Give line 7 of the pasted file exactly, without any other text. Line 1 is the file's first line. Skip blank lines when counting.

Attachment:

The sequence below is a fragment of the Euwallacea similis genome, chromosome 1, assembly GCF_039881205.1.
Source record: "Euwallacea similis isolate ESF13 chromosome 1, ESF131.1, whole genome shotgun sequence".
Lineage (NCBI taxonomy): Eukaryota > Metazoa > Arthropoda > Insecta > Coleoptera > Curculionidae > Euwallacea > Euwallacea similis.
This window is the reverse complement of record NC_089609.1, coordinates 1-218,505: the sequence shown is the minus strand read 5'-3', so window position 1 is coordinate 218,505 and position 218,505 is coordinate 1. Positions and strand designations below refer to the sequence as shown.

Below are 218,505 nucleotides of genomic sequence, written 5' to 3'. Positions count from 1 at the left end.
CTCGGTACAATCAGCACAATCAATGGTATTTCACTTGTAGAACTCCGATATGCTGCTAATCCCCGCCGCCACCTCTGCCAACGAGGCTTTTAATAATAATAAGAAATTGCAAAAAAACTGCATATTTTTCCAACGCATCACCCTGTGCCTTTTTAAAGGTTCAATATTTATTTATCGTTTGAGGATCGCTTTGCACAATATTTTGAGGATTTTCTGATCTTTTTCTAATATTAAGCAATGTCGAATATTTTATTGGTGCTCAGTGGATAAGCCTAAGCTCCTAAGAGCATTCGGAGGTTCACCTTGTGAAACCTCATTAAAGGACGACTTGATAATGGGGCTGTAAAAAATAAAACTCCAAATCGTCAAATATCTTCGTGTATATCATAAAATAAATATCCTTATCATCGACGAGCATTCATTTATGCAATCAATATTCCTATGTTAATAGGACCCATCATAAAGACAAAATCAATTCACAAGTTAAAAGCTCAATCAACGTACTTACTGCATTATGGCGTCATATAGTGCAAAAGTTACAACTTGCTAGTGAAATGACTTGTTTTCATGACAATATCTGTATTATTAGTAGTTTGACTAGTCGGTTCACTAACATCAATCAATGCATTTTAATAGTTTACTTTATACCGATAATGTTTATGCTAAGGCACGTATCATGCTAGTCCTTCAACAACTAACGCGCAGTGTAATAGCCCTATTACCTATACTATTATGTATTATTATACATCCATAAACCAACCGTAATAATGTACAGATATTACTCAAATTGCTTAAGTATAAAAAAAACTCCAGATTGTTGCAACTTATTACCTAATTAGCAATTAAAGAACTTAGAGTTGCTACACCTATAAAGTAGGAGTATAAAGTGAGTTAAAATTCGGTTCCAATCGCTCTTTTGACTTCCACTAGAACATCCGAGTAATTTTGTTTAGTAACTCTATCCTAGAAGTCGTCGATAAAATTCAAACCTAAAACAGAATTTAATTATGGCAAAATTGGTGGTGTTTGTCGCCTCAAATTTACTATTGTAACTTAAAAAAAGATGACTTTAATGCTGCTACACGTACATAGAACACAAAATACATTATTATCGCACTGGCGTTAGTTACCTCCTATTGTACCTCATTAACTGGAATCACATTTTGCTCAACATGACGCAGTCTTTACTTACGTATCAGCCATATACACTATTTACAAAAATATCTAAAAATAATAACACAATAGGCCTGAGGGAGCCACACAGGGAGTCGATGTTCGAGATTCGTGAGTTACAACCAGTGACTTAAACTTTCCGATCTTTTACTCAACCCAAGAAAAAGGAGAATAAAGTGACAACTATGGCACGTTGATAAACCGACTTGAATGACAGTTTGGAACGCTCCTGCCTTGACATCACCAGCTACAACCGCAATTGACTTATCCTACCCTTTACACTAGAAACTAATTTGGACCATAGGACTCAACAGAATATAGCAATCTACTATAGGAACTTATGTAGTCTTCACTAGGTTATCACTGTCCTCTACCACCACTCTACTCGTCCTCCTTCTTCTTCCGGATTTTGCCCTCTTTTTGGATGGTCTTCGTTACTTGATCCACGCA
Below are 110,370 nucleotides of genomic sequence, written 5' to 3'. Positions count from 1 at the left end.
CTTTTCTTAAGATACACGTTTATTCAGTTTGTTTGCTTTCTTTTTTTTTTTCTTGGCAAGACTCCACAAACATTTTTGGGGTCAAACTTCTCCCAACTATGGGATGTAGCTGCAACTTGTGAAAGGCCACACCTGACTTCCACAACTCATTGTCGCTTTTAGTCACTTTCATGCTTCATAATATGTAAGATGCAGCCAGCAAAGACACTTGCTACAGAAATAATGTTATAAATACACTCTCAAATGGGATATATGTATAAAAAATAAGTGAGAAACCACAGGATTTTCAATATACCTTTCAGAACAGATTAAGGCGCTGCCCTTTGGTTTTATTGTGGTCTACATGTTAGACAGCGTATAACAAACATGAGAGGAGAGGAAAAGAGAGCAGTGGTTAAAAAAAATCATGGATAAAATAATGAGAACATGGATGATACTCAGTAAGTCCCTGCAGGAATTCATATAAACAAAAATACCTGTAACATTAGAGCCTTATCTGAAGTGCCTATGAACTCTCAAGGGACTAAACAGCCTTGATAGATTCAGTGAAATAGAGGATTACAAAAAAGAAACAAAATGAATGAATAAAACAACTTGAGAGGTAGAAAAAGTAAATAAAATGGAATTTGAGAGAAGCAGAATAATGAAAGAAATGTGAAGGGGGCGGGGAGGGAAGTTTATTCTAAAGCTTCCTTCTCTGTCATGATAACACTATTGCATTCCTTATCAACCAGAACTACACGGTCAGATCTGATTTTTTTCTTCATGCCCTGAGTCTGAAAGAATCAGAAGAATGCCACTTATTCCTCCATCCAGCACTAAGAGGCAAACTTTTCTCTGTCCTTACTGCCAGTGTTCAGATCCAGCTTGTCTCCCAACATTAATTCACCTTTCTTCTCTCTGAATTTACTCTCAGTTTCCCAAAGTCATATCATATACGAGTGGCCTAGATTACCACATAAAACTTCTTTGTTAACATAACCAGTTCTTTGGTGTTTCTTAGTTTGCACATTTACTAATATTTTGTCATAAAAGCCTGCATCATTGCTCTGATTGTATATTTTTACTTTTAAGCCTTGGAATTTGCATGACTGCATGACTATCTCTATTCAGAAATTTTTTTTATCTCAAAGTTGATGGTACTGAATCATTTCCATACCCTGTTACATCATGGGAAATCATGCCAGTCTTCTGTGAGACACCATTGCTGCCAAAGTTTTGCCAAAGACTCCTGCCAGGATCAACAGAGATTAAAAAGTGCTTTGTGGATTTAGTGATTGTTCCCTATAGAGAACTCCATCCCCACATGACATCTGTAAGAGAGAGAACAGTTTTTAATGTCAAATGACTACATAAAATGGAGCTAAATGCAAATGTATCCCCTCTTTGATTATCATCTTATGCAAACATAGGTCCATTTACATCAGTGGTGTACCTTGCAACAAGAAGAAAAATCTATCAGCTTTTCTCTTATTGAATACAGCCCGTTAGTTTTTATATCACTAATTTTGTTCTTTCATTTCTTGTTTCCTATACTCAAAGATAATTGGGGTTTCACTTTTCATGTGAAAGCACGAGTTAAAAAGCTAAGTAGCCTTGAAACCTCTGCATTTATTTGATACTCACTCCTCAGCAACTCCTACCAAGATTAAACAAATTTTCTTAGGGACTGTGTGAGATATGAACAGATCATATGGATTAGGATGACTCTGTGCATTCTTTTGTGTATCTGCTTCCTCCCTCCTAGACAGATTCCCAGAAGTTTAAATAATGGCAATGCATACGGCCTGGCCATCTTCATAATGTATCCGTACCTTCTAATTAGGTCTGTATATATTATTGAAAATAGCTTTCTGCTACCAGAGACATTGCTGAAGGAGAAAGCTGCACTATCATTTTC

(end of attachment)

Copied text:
Below are 110,370 nucleotides of genomic sequence, written 5' to 3'. Positions count from 1 at the left end.